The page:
United States Marines, for more than two centuries, have been among the world's fiercest and most admired of warriors. They have fought from the Revolutionary War to Afghanistan and Iraq, in famous battles become bone and sinew of American lore. But why do Marines fight? Why fight so well? Why run toward the guns? Now comes a thrilling new book, pounding and magnificent in scope, by the author some Marines consider the unofficial "poet laureate" of their Corps.
James Brady interviews combat Marines from wars ranging from World War II to Afghanistan, their replies in their own individual voices unique and powerful, an authentically American story of a country at war, as seen through the eyes of its warriors.
Culling his own correspondence and comradeship with hundreds of fellow Marines, Brady compiles a story---lyrical and historical---of the motivations and emotions behind this compelling question. Included are the accounts of Senator James Webb and his lance corporal son, Jim; New York City police commissioner Ray Kelly; Yankee second baseman (and Marine fighter pilot) Jerry Coleman, and of teachers, firemen, authors, cops, Harvard football players, and just plain grunts, as well as the unforgettable story of Jack Rowe, who lost an eye and other parts and now grows avocados and chases rattlesnakes. Their stories poignantly and profoundly illustrate the lives and legacies of battlefront Marines.
Why Marines Fight is a ruthlessly candid book about professional killers not ashamed to recall their doubts as well as exult in their savagely triumphant battle cries. A book of weight and heft that Marines, and Americans everywhere, will want to read, and may find impossible to forget.
Praise for James Brady
The Scariest Place in the World
"[A] graceful, even elegant, and always eloquent tribute to men at arms in a war that, in a way, never ended."
"James Brady has done it again. A riveting and illuminating insight into a dark corner of the world."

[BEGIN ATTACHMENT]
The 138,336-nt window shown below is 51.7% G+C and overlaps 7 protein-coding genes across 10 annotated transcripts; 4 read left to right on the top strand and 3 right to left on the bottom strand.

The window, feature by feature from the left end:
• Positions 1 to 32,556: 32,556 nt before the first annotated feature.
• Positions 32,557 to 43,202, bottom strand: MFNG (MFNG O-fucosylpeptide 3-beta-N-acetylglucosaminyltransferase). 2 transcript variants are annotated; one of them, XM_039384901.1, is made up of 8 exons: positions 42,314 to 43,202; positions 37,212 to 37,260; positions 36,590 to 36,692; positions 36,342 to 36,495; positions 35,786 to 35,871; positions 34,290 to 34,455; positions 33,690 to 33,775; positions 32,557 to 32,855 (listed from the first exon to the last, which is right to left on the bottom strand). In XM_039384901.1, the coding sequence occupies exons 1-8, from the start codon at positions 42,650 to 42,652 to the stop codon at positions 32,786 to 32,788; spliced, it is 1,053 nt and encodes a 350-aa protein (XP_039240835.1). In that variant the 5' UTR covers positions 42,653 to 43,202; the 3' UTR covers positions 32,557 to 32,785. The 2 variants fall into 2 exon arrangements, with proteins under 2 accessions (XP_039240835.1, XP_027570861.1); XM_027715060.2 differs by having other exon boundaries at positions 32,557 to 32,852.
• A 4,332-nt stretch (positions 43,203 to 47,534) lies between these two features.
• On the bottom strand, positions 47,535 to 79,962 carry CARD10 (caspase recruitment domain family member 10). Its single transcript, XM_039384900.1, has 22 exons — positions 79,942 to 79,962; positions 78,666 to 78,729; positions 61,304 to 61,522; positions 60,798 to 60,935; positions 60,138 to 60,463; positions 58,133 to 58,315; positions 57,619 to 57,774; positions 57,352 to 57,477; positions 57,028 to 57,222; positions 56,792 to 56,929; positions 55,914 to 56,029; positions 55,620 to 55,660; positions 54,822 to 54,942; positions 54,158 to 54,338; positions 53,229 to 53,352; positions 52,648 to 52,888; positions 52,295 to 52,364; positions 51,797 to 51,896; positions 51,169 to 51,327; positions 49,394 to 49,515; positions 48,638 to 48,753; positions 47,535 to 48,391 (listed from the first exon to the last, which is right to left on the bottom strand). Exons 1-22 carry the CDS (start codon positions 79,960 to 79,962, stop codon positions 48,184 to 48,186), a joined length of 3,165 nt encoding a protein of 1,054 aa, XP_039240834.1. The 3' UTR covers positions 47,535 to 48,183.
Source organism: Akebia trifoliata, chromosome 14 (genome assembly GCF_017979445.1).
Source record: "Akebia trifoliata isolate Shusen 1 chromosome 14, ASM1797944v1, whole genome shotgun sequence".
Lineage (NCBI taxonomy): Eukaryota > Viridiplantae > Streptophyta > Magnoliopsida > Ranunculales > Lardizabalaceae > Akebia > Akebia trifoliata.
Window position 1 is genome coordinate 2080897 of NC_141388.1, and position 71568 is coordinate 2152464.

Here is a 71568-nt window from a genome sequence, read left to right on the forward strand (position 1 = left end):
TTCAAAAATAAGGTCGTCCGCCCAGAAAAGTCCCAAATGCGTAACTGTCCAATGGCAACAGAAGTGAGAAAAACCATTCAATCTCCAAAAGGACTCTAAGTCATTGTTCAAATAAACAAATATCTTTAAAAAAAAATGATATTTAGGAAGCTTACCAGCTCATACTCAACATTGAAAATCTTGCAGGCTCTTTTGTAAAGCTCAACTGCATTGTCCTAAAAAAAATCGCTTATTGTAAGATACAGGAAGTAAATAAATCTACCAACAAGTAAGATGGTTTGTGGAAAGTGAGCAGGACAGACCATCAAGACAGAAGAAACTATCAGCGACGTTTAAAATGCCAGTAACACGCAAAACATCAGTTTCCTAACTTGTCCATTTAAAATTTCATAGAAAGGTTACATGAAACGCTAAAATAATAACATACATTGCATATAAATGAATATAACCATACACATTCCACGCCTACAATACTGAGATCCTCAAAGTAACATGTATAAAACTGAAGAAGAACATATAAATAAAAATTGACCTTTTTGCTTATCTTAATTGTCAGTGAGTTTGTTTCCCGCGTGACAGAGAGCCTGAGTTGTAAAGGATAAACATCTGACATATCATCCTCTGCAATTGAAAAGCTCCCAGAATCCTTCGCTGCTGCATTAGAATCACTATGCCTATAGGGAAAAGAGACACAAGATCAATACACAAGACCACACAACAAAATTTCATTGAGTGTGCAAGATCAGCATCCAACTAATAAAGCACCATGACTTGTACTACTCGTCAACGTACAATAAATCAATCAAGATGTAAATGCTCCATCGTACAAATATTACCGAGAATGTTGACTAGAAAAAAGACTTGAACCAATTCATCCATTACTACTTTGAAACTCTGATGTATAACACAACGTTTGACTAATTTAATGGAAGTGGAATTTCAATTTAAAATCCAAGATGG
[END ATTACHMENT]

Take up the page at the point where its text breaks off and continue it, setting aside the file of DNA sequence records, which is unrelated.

---Tim Russert, NBC's Meet the Press
The Coldest War
"His story reads like a novel, but it is war reporting at its best---a graphic depiction, in all its horrors, of the war we've almost forgotten."
"A marvelous memoir. A sensitive and superbly written narrative that eventually explodes off the pages like a grenade in the gut . . .taut, tight, and telling."
"In The Marine, James Brady again gives us a novel in which history is a leading character, sharing the stage in this case with a man as surely born to be a gallant warrior as any knight in sixth-century Camelot."
The Marines of Autumn
"Mr. Brady knows war, the smell and the feel of it."
---The New York Times
The reasons are almost as numerous as the Marine combat veterans quoted and profiled in this engaging collection of reminiscences. Many cite the training and discipline drilled into recruits and the determination not to let down one's buddies. Others are motivated by vengeance after a friend is killed. Gen. Smedley Butler, after a career invading banana republics in the early 20th century, opines that he fought mainly as "a gangster for Capitalism." Some fight for the thrill of it ("the heavy machine gun made you feel like no one could touch you"), and some fight out of the sheer cussedness personified by Sgt. Dan Daley, who shouted, "Come on, you sons of bitches! Do you want to live forever?" as he led his men against the Germans in France in 1918. Parade columnist Brady (The Coldest War), a Korean War Marine vet, sketches vivid thumbnails of his interlocutors and sets the right leatherneck vibe sympathetic, irreverent, comradely to draw them out. Some tales meander; this is very much a meeting of old (and a few young) soldiers catching up and telling war stories in a glow of nostalgia. Still, Brady assembles from them an unusually personal and revealing collage of the nation in arms.